Review: Tracee Ellis Ross shines in ‘The High Note,’ a warm-hearted story of musical passions

(Glen Wilson | Focus Features) Singing star Grace Davis (Tracee Ellis Ross, center) waves to her fans, walking ahead of her assistant, Maggie Sherwoode (Dakota Johnson, left), and her manager, Jack Robertson (Ice Cube), in a scene from the comedy-drama "The High Note."

Taking an unfamiliar route to a well-traveled destination, the music-fueled comedy-drama “The High Note” is a witty, warm-hearted story about the recording industry seen from the top and the bottom.

On top is Grace Davis (played by “Black-ish” star Tracee Ellis Ross), a superstar singer whose career has spanned more than 30 years, and is facing the prospect of becoming a “legacy” act. Her longtime manager, Jack Robertson (played by Ice Cube), is nudging her toward signing a contract with Caesars Palace for a Las Vegas residency — a sure sign that her hit-making days are over.

Far below Grace is her personal assistant, Maggie Sherwoode (Dakota Johnson), who has toiled for this demanding diva for three years. Maggie is tasked with picking up the star’s dry cleaning, ordering her favorite smoothie, keeping her schedule and making excuses to extract Grace from conversations she wants to avoid.

Maggie grew up with music — her dad (Bill Pullman) was a rock journalist and her mom, who died when Maggie was little, was a singer — and knows the classics, including Grace’s repertoire, better than anyone. She also harbors dreams of being a producer, and on her infrequent off hours tries her hand at remixing Grace’s tracks.

When Maggie argues that Grace should release an album of new songs, Grace is interested but also scared — because she knows well that only five women over 40 have ever charted a No. 1 song, and only one of them was black. (Trivia answer: Tina Turner.) Meanwhile, Jack pointedly reminds Grace of her place in the industry food chain.

When a suave, sweet guy starts talking music with her at the grocery store, Maggie is resistant to the flirting. But when the guy, David (Kelvin Harrison Jr.), turns out to be a talented soul singer, Maggie sees that he could be a star with the right producer. Maggie, without telling him about her day job, convinces David to let her produce his songs.

First-time screenwriter Flora Greeson creates characters whose passions drive them, sometimes into conflict, but always toward the goal of making music. And Greeson’s ear for good music comes through in passages where Maggie, David and Grace talk about their influences. Gleeson does commit some rookie mistakes in the story mechanics, especially a late plot twist that nearly sinks the whole enterprise.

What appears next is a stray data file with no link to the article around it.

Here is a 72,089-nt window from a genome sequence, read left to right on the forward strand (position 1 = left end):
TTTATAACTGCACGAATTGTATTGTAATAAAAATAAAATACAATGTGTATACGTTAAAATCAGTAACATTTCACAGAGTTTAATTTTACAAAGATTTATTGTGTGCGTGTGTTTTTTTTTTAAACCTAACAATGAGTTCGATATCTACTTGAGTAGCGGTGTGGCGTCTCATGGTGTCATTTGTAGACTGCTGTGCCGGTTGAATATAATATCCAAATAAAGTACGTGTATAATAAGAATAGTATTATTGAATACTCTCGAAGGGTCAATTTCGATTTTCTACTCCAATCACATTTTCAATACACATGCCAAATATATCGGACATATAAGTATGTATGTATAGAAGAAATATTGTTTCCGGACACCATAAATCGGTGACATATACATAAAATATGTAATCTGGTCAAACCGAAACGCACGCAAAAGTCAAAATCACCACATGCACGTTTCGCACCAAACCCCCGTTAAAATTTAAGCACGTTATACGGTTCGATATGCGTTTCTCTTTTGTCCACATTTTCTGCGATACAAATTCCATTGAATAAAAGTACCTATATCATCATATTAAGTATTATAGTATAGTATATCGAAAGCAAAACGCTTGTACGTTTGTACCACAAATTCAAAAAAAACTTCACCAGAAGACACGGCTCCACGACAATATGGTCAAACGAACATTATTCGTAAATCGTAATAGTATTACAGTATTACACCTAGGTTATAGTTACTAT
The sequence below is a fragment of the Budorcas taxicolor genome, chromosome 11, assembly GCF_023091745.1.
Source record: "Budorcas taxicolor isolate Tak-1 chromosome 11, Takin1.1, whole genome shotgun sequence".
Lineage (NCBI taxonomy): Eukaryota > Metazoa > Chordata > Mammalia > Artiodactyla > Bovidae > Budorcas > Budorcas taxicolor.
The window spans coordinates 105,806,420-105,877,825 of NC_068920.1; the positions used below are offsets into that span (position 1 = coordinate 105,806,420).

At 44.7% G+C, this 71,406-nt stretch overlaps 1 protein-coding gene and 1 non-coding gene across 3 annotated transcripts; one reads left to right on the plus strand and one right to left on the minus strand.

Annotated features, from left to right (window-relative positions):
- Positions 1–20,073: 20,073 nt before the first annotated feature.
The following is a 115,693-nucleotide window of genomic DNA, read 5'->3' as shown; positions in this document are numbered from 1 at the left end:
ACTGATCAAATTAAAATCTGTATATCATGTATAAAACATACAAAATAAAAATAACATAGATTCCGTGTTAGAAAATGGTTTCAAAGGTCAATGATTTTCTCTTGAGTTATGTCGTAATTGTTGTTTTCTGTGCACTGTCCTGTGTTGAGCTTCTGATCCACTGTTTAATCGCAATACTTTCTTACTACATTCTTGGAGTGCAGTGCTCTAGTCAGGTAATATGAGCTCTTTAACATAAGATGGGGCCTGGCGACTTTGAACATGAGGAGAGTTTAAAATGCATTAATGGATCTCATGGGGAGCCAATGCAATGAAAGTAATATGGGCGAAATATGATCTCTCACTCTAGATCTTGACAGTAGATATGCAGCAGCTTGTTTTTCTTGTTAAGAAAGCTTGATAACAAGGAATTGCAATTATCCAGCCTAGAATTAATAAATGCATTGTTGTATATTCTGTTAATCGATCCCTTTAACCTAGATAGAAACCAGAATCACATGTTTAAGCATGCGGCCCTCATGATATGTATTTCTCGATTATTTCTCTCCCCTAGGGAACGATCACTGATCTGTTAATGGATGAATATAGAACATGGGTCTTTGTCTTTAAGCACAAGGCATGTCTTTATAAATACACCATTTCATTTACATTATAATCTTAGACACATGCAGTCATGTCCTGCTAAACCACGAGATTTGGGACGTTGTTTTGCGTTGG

Director Nisha Ganatra displays the same skills here that she deployed in her 2019 Sundance breakout “Late Night.” Those include sparking good chemistry between her sharp female leads, drawing comic relief out of supporting players Zoe Chao (as Maggie’s supportive roommate) and June Diane Raphael (as Grace’s clingy household manager), and highlighting the grit and hard work under the glossy surface of a performer’s life.

Johnson, the “50 Shades of Grey” franchise firmly in her rearview, revels playing the plucky lead of this underdog story — and, in her scenes with Harrison, she shows she’s got the romantic-comedy moves, too. Ice Cube, rap music’s original angry young man, plays a “suit” with gusto, and gives Jack just the right amount of street hustler.

The most fascinating turn in “The High Note” belongs to Tracee Ellis Ross, because of how she defies expectations. One might look for echoes in Grace of Ross’ famous mother, Diana Ross. Sure, Miss Diana’s larger-than-life persona informs aspects of her daughter’s riveting performance, but that doesn’t account for the light touch, the self-deprecating humor, that the younger Ross brings to the table. Oh, and she can sing, a revelation that ends the movie, yes, on a high note.


‘The High Note’

A veteran pop star and her overworked assistant hit a crossroads that could change both of their futures in this warm, witty comedy-drama.

Where • Video-on-demand platforms — including Prime Video, Apple TV, Xfinity, Vudu, Google Play and Fandango Now — for $19.99 rental.

When • Available starting Friday, May 29.

Rated • PG-13 for some strong language, and suggestive references.

Running time • 113 minutes.